The stubborn iron ramen of Boston
Ganko Ittetsu roughly translates to “stubbornness” and “iron” in Japanese. Perhaps this is a reference to the head chef that has painstakingly created a menu of delectable ramen that is reminiscent of the Hokkaido region in Japan. This was most likely chosen since the restaurant is located near Boston, MA which has a very similar climate as Hokkaido.
The first thing that should be noted upon visiting is the special care and attention the restaurant has taken to be as authentic as possible. Ganko Ittetsu is located inside of a shopping center but is set up to mimic how one might see a ramen restaurant in the streets of Japan. It’s small and quaint and we chose to sit outside.
What is additionally kind of cool is the appreciation of ramen culture in the Boston community. Posted on their window is a “ramen crawl” for enthusiasts that want to try all the different and unique tastes in the Boston area. Unfortunately we didn’t have a chance to try some of these other ones this time around.
Back to the ramen itself. We went as a group so we got a chance to see a bunch of the different ramen and other food that’s available. I recommend checking out our instagram @goldyboyramen to view the photos. We tried their signature dish, the Gankara Miso.
The Gankara Miso had a wonderful aesthetic which is part of the reason it ranked highest in this category. All of the ingredients within the signature miso dish were purposefully placed within the bowl. The ramen egg was almost perfectly cooked in appearance and spicy sauce mixed well to highlight the fat content of the broth. The dishes all had a similar presentation and highlighted the overall authenticity of the restaurant itself.
The broth was a surprise to the taste buds. As a miso broth, one would almost expect a rich in fat and salty taste to be most prominent. It was surprising to find that the broth was actually much lighter and less salty than expected for a miso broth. However, although it lacked richness, it exceeded expectations in its spice profile. True to its description, it utilizes 7 different spices that creates a complexity of spices that does not overwhelm.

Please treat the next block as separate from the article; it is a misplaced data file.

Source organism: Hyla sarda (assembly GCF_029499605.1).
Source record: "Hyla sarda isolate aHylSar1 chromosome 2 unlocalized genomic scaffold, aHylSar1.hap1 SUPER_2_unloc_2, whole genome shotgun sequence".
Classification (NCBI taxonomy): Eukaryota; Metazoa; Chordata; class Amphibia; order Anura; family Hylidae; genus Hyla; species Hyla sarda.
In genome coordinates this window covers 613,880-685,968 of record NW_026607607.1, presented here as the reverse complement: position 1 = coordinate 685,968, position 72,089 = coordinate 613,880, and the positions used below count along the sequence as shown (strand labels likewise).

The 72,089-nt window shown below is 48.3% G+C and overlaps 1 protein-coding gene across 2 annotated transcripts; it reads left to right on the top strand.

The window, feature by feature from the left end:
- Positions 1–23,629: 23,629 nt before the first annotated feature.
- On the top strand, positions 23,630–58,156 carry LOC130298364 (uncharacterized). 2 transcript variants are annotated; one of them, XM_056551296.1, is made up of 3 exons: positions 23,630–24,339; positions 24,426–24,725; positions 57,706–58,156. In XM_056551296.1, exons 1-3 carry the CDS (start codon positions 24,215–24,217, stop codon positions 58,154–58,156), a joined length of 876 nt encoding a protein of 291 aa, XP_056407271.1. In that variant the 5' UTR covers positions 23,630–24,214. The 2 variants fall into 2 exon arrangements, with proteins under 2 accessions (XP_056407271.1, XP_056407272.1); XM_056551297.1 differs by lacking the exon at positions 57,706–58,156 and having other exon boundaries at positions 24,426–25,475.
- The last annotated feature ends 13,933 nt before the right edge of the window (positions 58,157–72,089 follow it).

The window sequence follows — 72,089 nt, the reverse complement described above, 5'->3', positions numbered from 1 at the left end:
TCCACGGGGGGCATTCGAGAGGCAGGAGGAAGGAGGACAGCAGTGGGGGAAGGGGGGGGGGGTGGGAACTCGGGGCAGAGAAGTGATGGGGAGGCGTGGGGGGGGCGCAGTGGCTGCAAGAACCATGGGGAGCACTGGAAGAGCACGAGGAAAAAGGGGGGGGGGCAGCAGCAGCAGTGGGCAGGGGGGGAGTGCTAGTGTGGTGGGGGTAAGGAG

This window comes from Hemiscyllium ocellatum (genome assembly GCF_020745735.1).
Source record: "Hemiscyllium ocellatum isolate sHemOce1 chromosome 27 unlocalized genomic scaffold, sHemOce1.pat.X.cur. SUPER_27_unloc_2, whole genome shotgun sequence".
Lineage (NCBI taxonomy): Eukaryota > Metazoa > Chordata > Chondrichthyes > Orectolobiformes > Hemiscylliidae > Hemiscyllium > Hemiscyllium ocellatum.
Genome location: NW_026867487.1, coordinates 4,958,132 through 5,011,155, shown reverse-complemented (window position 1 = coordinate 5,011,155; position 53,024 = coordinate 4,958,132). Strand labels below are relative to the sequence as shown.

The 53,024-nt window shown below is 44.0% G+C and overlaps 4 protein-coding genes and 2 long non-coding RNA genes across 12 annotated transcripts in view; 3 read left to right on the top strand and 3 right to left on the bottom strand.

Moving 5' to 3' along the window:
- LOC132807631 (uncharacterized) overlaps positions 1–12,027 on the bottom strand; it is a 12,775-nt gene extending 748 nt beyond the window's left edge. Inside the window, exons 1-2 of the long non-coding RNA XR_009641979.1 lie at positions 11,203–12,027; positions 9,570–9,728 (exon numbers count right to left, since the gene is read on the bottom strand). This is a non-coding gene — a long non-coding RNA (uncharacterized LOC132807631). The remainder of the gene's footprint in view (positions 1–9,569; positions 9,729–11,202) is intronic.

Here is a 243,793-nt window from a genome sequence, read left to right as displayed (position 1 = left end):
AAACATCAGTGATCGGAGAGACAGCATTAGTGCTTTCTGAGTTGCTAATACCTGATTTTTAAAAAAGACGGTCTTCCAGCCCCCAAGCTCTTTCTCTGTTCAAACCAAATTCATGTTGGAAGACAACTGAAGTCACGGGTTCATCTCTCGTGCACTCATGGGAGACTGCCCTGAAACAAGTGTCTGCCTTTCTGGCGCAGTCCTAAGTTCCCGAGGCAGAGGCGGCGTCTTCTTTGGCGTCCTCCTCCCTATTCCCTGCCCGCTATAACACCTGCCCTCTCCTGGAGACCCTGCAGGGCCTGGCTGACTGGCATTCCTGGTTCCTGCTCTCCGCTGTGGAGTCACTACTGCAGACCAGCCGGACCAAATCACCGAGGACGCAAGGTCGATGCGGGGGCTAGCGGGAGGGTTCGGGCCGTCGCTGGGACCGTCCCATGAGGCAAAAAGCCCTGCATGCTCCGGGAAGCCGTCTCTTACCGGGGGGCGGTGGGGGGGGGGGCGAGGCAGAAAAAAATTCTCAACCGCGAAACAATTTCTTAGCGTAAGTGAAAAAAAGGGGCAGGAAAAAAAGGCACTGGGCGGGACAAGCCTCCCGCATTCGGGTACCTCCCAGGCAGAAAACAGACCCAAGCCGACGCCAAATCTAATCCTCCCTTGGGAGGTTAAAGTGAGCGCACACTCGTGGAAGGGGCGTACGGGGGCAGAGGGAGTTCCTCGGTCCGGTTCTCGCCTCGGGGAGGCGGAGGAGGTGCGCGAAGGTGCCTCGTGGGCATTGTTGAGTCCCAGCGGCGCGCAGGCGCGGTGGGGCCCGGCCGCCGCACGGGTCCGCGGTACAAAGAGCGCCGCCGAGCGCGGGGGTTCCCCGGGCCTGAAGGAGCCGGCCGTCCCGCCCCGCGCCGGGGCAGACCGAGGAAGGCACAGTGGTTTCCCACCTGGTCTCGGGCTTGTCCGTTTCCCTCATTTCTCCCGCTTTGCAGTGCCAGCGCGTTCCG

The noodles were immediately noticeable as made in-house at Ganko Ittetsu. There was a certain freshness and chewiness that clearly showcased the pride in their noodles. Researching the noodles a bit, we discovered they were from Nishiyama Noodles in Japan and made with high quality wheat and water. This further reinforces the quality of the noodles.
If there is one thing I wish that was done better, it was the chashu that was served with the ramen. For our dish, the chashu was served cold for some reason. I’m not sure if it was done on purpose with the idea that it would be submerged in the hot broth or it was just a mistake, but it definitely missed the mark. The chashu itself wasn’t particularly flavorful. but did have a certain tenderness to it. I have to believe that it must have been a mistake in execution rather than being served cold on purpose.
Overall the execution of the ramen was good. Some of the best parts of Ganko Ittetsu are the ambience and feel of the ramen. It really creates the feeling that you are in Japan which adds to the flavor subconsciously. The ingredients and quality of the dish overall are high ranking but there are certain misses like the chashu or the lacking of richness in the broth which stops this from being a truly excellent ramen. It’s also noteworthy if you check out out instagram that the accompaniments of dumplings and karaage are excellent in their own right. If you’re looking for a great bowl of ramen that makes you feel like you’re in Hokkaido, then Ganko Ittetsu is worth a trip.